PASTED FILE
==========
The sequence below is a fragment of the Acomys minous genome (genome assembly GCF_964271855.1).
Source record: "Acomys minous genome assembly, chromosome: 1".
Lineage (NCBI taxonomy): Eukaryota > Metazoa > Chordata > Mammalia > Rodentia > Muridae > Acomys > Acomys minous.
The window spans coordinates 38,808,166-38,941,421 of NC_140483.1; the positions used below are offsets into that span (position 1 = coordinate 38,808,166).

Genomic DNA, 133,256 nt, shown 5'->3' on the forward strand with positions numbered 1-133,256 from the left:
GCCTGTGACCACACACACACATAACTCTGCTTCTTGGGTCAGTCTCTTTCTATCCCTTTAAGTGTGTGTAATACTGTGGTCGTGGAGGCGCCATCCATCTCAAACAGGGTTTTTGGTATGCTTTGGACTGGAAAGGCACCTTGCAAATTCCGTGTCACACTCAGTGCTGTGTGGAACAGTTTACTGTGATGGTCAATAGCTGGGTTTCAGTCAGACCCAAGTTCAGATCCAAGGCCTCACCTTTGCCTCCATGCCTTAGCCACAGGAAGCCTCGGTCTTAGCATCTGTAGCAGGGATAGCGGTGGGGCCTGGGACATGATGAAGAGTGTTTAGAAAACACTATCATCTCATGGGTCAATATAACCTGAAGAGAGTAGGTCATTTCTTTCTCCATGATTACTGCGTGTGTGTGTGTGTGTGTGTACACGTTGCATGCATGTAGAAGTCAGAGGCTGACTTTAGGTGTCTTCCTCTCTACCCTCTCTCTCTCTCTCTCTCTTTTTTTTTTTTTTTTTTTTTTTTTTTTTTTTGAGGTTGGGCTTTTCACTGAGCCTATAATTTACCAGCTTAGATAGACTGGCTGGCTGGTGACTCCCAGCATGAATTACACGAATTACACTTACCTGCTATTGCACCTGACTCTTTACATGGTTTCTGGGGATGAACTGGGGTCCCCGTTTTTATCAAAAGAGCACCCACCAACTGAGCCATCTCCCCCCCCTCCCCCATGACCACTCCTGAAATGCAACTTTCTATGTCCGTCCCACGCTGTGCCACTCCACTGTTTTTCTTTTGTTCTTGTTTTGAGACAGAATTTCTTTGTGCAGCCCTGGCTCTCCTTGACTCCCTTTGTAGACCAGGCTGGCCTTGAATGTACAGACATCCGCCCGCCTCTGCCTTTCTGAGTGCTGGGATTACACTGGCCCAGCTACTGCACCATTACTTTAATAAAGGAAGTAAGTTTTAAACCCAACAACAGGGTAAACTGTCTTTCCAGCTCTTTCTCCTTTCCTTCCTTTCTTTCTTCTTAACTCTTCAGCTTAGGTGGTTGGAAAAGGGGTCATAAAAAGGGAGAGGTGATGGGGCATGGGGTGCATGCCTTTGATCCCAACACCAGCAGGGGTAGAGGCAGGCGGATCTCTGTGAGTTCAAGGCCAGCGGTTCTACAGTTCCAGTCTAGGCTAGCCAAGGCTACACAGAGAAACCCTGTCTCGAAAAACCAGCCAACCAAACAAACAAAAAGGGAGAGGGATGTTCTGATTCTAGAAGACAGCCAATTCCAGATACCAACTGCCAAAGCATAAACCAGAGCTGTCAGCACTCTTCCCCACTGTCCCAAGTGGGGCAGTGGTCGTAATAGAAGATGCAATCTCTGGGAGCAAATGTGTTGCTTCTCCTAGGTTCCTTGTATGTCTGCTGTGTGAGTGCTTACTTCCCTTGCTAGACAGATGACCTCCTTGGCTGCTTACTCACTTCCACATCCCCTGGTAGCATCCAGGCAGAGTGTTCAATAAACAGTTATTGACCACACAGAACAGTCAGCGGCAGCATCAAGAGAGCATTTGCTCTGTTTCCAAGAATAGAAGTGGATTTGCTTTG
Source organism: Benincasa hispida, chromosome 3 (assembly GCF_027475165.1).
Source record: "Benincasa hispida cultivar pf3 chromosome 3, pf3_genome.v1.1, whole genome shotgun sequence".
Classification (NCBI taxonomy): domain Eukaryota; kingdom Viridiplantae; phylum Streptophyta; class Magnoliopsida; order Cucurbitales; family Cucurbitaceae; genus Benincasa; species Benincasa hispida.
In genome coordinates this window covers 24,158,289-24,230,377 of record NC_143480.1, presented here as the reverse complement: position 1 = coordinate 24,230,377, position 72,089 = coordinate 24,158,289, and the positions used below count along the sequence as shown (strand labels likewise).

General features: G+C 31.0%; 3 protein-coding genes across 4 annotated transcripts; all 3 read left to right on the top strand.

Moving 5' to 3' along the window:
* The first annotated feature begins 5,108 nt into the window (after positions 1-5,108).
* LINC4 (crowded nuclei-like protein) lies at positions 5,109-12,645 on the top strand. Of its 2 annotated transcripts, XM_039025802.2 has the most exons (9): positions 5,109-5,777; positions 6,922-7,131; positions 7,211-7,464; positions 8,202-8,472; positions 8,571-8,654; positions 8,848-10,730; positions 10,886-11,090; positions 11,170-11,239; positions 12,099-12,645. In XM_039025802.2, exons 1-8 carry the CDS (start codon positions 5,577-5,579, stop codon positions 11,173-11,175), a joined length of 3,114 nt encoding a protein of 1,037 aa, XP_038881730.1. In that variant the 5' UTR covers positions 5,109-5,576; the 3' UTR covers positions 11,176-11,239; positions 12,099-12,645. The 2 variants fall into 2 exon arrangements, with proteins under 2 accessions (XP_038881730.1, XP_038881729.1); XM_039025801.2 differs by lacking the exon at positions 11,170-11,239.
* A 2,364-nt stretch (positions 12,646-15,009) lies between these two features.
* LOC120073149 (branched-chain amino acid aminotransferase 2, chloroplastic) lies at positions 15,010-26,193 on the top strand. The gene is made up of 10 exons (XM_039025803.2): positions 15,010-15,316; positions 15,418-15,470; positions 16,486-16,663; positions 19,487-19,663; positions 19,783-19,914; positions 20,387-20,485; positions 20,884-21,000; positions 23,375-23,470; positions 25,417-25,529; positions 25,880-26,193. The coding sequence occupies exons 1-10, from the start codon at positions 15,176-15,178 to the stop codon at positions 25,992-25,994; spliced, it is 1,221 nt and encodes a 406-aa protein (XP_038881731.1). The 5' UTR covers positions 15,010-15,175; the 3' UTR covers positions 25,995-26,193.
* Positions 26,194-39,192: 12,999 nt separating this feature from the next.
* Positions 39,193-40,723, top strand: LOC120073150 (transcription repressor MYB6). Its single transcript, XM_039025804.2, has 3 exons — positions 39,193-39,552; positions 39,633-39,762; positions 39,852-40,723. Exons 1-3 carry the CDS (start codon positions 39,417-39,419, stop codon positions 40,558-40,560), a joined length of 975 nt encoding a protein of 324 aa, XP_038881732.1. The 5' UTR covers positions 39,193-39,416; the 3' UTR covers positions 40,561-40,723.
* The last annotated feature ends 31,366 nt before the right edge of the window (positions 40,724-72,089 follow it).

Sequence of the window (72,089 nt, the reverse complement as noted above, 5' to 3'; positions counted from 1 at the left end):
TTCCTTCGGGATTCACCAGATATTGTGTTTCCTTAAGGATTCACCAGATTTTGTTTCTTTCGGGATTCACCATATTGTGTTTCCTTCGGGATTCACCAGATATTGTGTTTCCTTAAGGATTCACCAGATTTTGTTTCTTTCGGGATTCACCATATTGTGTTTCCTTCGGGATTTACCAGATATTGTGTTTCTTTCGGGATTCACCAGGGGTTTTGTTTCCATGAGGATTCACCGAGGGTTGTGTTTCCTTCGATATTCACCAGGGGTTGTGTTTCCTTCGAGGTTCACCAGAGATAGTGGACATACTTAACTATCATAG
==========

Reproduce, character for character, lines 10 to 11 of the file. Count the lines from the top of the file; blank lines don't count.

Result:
In genome coordinates this window covers 24,158,289-24,230,377 of record NC_143480.1, presented here as the reverse complement: position 1 = coordinate 24,230,377, position 72,089 = coordinate 24,158,289, and the positions used below count along the sequence as shown (strand labels likewise).

General features: G+C 31.0%; 3 protein-coding genes across 4 annotated transcripts; all 3 read left to right on the top strand.